One of the first challenges in realizing the benefits of these technologies, however, is in overcoming misconceptions about the purpose of clinical decision support. “It can be a somewhat threatening or contentious subject,” said Dr. Kohn. “Some people describe clinical decision support or using data analytics as an effort to force physicians into cookbook medicine, take away their autonomy, or compensate for the incompetence of physicians.”

These are all flawed assumptions, he said. In contrast to 40 years ago when just getting the clinical information one needed was a challenge, today anyone can go online with a search and get 100,000 hits in a tenth of a second. “The environment has changed,” Dr. Kohn said. “We now have access to huge amounts of information that exceed our ability to process, understand, and use.”

Most importantly, physicians should understand that these tools offer decision support, not decision making, added Dr. Teich. “It’s not an expert commander saying this is what you do. It’s kind of like a really conscientious medical student who says, ‘Hey, I just read this paper and here’s some info that might help.’”

Finally, Dr. Teich says that physicians’ fears that clinical decision support tools increase their malpractice risk are unwarranted. “We often hear general concerns in which physicians ask, ‘If I have a decision support tool, does it make me more liable if I do or don’t do what it says?’” he explained. “What the wisdom seems to show from experience is that people hold you responsible for doing the right thing, regardless of where you got the information from.”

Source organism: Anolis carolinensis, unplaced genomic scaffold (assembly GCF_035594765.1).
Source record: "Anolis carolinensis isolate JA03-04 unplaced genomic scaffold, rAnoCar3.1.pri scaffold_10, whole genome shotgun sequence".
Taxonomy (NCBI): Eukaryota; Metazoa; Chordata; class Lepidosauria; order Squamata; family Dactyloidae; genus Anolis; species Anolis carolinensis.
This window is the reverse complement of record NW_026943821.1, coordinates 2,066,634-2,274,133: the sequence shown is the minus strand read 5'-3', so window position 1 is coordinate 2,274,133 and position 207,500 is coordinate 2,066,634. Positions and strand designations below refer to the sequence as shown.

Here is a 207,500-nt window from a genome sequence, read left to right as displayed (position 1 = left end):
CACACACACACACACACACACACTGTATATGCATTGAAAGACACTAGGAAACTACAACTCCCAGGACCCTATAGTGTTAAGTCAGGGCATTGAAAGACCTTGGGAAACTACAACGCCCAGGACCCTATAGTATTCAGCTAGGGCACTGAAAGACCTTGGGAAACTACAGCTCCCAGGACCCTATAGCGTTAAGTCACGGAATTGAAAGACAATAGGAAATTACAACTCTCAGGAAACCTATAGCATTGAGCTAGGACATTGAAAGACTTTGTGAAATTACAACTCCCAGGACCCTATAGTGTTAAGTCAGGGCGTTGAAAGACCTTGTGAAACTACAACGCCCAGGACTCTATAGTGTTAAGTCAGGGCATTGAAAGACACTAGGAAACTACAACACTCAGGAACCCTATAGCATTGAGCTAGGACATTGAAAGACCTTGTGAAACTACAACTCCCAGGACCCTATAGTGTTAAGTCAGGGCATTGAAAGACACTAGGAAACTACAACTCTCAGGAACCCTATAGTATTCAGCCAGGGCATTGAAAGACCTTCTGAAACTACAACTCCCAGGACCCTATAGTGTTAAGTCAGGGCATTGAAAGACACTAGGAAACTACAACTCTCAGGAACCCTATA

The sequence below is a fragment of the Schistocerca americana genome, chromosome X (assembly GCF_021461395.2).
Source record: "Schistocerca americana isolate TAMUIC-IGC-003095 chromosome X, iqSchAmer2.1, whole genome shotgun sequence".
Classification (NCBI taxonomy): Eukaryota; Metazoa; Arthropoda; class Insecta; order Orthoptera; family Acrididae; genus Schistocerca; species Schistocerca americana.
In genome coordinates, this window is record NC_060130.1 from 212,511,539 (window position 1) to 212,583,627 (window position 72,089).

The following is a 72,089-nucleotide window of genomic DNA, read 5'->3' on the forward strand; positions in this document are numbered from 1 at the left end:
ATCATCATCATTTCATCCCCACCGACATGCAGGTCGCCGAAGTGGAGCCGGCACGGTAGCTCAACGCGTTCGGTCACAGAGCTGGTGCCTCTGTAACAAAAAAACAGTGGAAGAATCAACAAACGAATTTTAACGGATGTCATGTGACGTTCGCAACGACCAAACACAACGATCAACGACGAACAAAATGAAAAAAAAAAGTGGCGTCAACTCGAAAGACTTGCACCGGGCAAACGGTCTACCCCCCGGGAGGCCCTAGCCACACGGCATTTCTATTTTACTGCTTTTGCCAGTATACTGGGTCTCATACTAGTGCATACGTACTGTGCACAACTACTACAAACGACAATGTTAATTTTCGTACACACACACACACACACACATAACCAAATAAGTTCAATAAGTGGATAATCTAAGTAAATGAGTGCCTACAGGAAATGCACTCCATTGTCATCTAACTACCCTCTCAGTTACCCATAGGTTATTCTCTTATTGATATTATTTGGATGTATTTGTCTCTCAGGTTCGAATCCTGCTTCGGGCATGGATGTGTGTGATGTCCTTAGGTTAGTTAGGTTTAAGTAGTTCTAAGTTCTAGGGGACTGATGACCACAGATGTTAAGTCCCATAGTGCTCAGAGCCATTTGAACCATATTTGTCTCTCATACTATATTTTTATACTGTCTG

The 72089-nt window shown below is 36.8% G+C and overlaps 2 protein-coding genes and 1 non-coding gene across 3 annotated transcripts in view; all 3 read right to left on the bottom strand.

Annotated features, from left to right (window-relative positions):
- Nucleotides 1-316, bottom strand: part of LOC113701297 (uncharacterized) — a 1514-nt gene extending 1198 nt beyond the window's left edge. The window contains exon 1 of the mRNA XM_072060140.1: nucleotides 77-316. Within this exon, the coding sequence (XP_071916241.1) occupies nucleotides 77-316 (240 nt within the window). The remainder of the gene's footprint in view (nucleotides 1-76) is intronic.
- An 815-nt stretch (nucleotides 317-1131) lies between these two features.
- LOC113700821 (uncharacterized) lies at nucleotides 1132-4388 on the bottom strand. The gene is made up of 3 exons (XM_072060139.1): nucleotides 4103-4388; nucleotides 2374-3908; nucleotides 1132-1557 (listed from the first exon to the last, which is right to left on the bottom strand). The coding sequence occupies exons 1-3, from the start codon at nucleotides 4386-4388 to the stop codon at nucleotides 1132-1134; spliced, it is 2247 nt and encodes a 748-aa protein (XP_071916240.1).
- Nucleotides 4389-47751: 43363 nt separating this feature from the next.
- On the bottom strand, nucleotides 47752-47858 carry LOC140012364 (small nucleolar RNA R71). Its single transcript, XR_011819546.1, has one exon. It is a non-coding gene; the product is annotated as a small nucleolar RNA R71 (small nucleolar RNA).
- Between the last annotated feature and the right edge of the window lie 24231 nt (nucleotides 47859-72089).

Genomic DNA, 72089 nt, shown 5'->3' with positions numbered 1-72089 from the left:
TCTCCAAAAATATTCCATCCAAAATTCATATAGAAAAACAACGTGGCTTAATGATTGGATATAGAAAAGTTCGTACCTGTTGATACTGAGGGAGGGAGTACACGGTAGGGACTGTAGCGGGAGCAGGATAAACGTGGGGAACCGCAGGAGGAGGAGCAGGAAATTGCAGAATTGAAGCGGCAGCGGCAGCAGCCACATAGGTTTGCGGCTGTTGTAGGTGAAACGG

Most often, organizations reduce their malpractice risk by implementing decision support tools, he added.

Overall, these experts are aiming in their presentation to help physicians recognize the practical value of clinical decision support. “Some of the things you are already doing are a form of decision support, but there may be ways to do it better,” Dr. Teich said. “Our overall goal is to help you practice with the greatest quality, safety, and, cost-effectiveness as possible, and this is one important tool that can make a difference.”

For more information about the 2014 MMS Annual Meeting from May 15 to 17 at the Seaport Hotel and World Trade Center visit

—Debra Beaulieu-Volk
MMS Staff Writer